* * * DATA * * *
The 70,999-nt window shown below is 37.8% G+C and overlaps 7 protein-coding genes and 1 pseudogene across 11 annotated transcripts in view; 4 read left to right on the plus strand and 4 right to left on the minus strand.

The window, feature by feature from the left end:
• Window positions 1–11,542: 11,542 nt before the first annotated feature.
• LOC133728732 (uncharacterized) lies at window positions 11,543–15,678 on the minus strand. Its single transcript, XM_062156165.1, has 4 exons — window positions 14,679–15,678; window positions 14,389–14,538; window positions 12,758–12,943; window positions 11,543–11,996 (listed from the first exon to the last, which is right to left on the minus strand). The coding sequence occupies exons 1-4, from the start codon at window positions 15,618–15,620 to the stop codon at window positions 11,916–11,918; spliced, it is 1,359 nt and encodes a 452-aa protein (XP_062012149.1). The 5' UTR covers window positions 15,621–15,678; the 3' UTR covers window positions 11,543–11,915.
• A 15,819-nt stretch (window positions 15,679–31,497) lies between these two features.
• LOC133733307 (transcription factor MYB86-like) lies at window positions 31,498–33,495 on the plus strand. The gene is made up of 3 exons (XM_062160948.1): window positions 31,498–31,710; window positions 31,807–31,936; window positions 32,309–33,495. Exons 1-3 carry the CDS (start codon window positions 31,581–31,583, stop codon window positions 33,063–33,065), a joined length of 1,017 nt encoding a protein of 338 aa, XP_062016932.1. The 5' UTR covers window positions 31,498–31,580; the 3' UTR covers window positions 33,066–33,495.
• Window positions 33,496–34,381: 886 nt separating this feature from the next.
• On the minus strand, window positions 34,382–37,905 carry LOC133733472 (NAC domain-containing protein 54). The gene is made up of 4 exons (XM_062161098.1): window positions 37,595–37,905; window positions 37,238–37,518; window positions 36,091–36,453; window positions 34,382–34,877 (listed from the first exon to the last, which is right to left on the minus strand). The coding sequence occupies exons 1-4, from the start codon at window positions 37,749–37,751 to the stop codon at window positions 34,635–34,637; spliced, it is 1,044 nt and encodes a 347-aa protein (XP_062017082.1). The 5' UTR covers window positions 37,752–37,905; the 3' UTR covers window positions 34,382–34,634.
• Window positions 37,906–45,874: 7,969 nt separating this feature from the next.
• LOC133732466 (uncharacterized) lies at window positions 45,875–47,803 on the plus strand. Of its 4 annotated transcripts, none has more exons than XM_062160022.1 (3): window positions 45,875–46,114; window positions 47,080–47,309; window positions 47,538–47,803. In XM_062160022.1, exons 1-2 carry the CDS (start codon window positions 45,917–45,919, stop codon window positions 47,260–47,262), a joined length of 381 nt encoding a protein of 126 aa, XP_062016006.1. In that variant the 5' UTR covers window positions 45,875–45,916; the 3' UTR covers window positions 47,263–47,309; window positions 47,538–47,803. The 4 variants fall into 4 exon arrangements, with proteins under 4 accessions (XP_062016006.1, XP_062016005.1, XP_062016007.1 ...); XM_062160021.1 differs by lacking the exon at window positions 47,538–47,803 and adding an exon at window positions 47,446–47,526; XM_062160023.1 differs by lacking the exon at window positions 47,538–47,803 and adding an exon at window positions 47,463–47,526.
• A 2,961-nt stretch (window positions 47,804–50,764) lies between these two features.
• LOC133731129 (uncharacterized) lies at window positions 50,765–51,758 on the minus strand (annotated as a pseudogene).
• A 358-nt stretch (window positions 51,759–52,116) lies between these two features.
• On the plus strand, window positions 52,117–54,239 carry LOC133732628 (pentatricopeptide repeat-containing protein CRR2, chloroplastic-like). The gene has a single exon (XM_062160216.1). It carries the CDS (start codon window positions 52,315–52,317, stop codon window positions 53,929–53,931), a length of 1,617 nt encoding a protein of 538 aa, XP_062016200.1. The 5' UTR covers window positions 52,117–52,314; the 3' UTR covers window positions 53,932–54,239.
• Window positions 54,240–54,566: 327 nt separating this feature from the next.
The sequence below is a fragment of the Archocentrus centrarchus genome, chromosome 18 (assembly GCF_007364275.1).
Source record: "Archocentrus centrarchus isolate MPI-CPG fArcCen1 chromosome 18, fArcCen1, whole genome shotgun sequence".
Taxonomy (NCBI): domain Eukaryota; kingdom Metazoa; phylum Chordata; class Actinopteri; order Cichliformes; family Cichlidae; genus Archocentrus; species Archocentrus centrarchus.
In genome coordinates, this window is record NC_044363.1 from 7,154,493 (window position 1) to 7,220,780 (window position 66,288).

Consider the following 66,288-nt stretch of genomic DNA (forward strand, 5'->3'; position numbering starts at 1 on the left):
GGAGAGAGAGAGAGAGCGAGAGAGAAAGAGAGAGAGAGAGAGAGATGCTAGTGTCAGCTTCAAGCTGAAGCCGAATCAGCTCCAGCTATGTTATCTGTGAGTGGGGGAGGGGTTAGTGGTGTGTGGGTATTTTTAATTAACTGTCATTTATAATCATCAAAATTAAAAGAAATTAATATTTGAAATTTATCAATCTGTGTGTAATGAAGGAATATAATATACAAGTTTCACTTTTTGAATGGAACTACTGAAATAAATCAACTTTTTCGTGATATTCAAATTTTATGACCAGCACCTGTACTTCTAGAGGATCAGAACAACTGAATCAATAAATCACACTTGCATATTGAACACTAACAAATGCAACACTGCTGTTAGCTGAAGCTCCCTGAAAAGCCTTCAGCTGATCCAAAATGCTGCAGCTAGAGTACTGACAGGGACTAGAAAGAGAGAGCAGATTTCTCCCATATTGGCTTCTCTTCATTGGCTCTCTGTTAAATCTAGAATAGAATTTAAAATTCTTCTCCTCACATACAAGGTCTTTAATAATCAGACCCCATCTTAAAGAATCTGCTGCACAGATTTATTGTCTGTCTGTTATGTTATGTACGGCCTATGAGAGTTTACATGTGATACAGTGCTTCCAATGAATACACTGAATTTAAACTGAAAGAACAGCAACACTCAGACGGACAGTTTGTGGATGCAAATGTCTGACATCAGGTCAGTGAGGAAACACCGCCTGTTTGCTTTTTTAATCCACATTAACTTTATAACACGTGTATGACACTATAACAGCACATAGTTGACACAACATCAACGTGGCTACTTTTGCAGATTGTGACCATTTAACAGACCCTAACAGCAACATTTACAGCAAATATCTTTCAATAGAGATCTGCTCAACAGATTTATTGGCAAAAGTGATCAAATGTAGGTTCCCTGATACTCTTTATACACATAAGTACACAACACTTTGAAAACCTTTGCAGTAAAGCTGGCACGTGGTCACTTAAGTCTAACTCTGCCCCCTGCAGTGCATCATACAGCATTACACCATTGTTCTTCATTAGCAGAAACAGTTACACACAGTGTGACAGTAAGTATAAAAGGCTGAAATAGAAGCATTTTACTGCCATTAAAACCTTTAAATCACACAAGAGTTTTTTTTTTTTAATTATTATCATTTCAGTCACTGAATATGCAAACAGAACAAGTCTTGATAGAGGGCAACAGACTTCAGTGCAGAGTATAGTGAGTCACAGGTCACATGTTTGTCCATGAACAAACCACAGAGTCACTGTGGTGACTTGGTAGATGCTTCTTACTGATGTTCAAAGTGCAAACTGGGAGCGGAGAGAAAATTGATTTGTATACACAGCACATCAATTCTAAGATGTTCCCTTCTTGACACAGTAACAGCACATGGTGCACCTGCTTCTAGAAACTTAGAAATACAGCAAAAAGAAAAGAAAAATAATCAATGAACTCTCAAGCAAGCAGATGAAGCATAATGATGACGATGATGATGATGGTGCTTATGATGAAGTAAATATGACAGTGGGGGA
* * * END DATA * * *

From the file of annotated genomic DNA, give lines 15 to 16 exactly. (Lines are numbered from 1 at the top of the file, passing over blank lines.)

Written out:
• Window positions 54,240–54,566: 327 nt separating this feature from the next.
The sequence below is a fragment of the Archocentrus centrarchus genome, chromosome 18 (assembly GCF_007364275.1).